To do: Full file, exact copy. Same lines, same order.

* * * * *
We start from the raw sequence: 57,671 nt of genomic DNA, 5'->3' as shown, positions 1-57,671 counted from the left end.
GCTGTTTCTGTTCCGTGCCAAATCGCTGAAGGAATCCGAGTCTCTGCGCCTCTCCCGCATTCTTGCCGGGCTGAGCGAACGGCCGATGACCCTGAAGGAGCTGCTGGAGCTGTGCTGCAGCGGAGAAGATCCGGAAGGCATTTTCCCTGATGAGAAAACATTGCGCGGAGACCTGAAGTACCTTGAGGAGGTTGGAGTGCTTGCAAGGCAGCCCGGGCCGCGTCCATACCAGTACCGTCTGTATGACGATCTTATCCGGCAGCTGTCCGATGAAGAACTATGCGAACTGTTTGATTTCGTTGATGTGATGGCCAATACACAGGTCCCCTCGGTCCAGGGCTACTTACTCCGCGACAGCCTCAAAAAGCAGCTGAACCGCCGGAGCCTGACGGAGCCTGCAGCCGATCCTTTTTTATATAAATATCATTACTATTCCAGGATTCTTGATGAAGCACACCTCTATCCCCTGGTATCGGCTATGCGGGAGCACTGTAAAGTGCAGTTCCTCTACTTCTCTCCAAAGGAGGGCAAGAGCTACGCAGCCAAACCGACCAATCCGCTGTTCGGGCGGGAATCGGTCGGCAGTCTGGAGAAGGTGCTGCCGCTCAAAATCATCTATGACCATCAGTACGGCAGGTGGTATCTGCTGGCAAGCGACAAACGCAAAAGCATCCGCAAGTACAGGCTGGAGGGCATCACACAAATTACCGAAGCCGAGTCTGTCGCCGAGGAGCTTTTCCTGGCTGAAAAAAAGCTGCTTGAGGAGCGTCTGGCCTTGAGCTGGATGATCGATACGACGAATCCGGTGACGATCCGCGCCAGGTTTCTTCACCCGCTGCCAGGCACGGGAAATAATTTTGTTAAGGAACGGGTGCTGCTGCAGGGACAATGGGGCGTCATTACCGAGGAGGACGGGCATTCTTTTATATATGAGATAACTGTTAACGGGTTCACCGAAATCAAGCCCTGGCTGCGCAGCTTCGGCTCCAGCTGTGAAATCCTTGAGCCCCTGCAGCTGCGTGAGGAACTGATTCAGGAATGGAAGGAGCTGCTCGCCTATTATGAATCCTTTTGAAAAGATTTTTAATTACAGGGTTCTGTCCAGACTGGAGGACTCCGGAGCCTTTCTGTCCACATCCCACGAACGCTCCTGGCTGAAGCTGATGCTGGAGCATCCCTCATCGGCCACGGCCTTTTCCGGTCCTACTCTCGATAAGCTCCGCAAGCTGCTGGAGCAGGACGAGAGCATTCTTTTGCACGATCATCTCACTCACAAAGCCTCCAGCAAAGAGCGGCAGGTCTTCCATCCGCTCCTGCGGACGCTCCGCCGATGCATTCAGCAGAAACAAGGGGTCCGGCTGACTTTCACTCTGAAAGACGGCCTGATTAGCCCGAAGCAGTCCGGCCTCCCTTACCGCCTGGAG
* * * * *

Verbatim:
We start from the raw sequence: 57,671 nt of genomic DNA, 5'->3' as shown, positions 1-57,671 counted from the left end.
GCTGTTTCTGTTCCGTGCCAAATCGCTGAAGGAATCCGAGTCTCTGCGCCTCTCCCGCATTCTTGCCGGGCTGAGCGAACGGCCGATGACCCTGAAGGAGCTGCTGGAGCTGTGCTGCAGCGGAGAAGATCCGGAAGGCATTTTCCCTGATGAGAAAACATTGCGCGGAGACCTGAAGTACCTTGAGGAGGTTGGAGTGCTTGCAAGGCAGCCCGGGCCGCGTCCATACCAGTACCGTCTGTATGACGATCTTATCCGGCAGCTGTCCGATGAAGAACTATGCGAACTGTTTGATTTCGTTGATGTGATGGCCAATACACAGGTCCCCTCGGTCCAGGGCTACTTACTCCGCGACAGCCTCAAAAAGCAGCTGAACCGCCGGAGCCTGACGGAGCCTGCAGCCGATCCTTTTTTATATAAATATCATTACTATTCCAGGATTCTTGATGAAGCACACCTCTATCCCCTGGTATCGGCTATGCGGGAGCACTGTAAAGTGCAGTTCCTCTACTTCTCTCCAAAGGAGGGCAAGAGCTACGCAGCCAAACCGACCAATCCGCTGTTCGGGCGGGAATCGGTCGGCAGTCTGGAGAAGGTGCTGCCGCTCAAAATCATCTATGACCATCAGTACGGCAGGTGGTATCTGCTGGCAAGCGACAAACGCAAAAGCATCCGCAAGTACAGGCTGGAGGGCATCACACAAATTACCGAAGCCGAGTCTGTCGCCGAGGAGCTTTTCCTGGCTGAAAAAAAGCTGCTTGAGGAGCGTCTGGCCTTGAGCTGGATGATCGATACGACGAATCCGGTGACGATCCGCGCCAGGTTTCTTCACCCGCTGCCAGGCACGGGAAATAATTTTGTTAAGGAACGGGTGCTGCTGCAGGGACAATGGGGCGTCATTACCGAGGAGGACGGGCATTCTTTTATATATGAGATAACTGTTAACGGGTTCACCGAAATCAAGCCCTGGCTGCGCAGCTTCGGCTCCAGCTGTGAAATCCTTGAGCCCCTGCAGCTGCGTGAGGAACTGATTCAGGAATGGAAGGAGCTGCTCGCCTATTATGAATCCTTTTGAAAAGATTTTTAATTACAGGGTTCTGTCCAGACTGGAGGACTCCGGAGCCTTTCTGTCCACATCCCACGAACGCTCCTGGCTGAAGCTGATGCTGGAGCATCCCTCATCGGCCACGGCCTTTTCCGGTCCTACTCTCGATAAGCTCCGCAAGCTGCTGGAGCAGGACGAGAGCATTCTTTTGCACGATCATCTCACTCACAAAGCCTCCAGCAAAGAGCGGCAGGTCTTCCATCCGCTCCTGCGGACGCTCCGCCGATGCATTCAGCAGAAACAAGGGGTCCGGCTGACTTTCACTCTGAAAGACGGCCTGATTAGCCCGAAGCAGTCCGGCCTCCCTTACCGCCTGGAG